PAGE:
The Fraunhofer Institutes of the Group for Light & Surfaces have, on the one hand, considerable expertise in the various technologies for processing and treating a wide range of different materials. On the other, the institutes have also developed broad know-how in the field of material development and material characterization. They provide this know-how as specific technology developments for functional materials and implement it for their customers.
Fraunhofer IOF focuses its materials-based work on optical materials. The selection of suitable materials for optical applications is a decisive step towards the optimal system. Fraunhofer IOF has extensive experience in analyzing and selecting suitable highly transparent glass thermoplastics for micro-optical components. In equal measure, nanostructure technology enables Fraunhofer IOF researchers to develop new materials for optics and photonics, such as photonic crystals and metamaterials.
At Fraunhofer IPM, the competencies for optical materials lie primarily in the field of material analysis. Components for non-linear optics and laser technology are often subjected to high (laser) light intensities. Therefore, even very small absorptions, as they occur in high-purity materials, lead to localized heating, malfunctions or even to the destruction of the components. The detection of these low absorptions even before the components are used requires extremely sensitive measuring equipment and methods.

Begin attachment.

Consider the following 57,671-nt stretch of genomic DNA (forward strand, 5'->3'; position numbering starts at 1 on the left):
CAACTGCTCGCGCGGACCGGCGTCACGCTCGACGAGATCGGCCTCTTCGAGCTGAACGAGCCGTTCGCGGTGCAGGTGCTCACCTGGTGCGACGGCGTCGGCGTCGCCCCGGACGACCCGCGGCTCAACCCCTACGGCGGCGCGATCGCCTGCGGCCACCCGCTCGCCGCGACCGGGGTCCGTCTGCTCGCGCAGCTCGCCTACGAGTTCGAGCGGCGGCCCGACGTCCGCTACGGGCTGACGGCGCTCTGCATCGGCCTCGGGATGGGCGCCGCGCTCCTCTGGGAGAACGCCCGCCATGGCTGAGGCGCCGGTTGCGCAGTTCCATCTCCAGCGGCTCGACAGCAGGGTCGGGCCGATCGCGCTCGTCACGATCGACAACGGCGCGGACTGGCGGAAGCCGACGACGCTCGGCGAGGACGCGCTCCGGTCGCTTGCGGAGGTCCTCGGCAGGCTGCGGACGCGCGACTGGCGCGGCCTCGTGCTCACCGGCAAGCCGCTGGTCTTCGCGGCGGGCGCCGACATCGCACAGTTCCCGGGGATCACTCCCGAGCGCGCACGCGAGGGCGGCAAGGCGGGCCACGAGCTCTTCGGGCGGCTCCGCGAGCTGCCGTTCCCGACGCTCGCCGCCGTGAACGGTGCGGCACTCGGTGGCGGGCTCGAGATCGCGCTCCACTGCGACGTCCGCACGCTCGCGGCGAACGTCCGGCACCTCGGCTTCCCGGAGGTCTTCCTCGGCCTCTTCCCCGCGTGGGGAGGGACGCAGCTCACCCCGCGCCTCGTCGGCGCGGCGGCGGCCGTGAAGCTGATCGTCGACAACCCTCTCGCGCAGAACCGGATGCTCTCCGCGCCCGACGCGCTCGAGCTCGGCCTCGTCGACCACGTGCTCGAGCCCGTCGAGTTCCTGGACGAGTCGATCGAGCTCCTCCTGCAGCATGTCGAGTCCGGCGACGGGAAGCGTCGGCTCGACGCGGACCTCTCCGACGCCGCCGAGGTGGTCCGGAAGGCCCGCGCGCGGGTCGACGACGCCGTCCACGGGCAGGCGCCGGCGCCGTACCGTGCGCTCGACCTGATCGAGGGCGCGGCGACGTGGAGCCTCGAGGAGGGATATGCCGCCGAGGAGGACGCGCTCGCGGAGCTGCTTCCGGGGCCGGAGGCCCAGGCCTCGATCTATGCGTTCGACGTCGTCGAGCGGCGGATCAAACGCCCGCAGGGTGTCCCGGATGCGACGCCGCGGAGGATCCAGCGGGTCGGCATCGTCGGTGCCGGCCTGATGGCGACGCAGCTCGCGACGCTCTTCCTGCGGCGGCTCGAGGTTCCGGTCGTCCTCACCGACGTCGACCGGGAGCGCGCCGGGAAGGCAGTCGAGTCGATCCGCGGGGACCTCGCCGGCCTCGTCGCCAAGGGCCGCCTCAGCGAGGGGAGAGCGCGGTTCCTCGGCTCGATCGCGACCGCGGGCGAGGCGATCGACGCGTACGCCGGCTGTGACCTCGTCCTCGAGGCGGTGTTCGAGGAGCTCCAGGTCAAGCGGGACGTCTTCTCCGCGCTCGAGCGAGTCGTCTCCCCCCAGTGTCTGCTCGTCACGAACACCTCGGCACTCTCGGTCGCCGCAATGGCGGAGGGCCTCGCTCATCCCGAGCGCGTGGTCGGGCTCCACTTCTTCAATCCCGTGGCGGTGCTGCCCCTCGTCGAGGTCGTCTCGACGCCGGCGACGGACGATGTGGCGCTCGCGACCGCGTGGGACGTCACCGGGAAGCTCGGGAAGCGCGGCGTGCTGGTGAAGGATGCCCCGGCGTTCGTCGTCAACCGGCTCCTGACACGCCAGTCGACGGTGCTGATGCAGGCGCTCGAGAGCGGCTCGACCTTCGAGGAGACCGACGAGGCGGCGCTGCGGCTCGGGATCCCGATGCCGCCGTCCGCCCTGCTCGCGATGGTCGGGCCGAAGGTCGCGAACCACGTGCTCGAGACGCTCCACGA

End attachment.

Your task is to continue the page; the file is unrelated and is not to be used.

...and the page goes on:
In addition to the work on optically non-linear materials, Fraunhofer IPM is developing and investigating thermoelectric and magneto- and electrocaloric materials. When thermoelectric generators are used to generate electricity from waste heat in combustion plants, in industrial processes or in automobiles, novel high-temperature materials are required. But more efficient materials are also needed for high-performance cooling. If it is possible to significantly increase the material quality, refrigeration on a very large scale – right up to the thermoelectrically operated refrigerator – is possible in principle.
On the basis of the magneto- or electrocaloric effect, particularly energy-efficient cooling systems can be developed, and which work completely without refrigerant. Certain materials heat up under the influence of a magnetic or electric field and cool down when the field is removed. This way, an effective cooling cycle can be generated.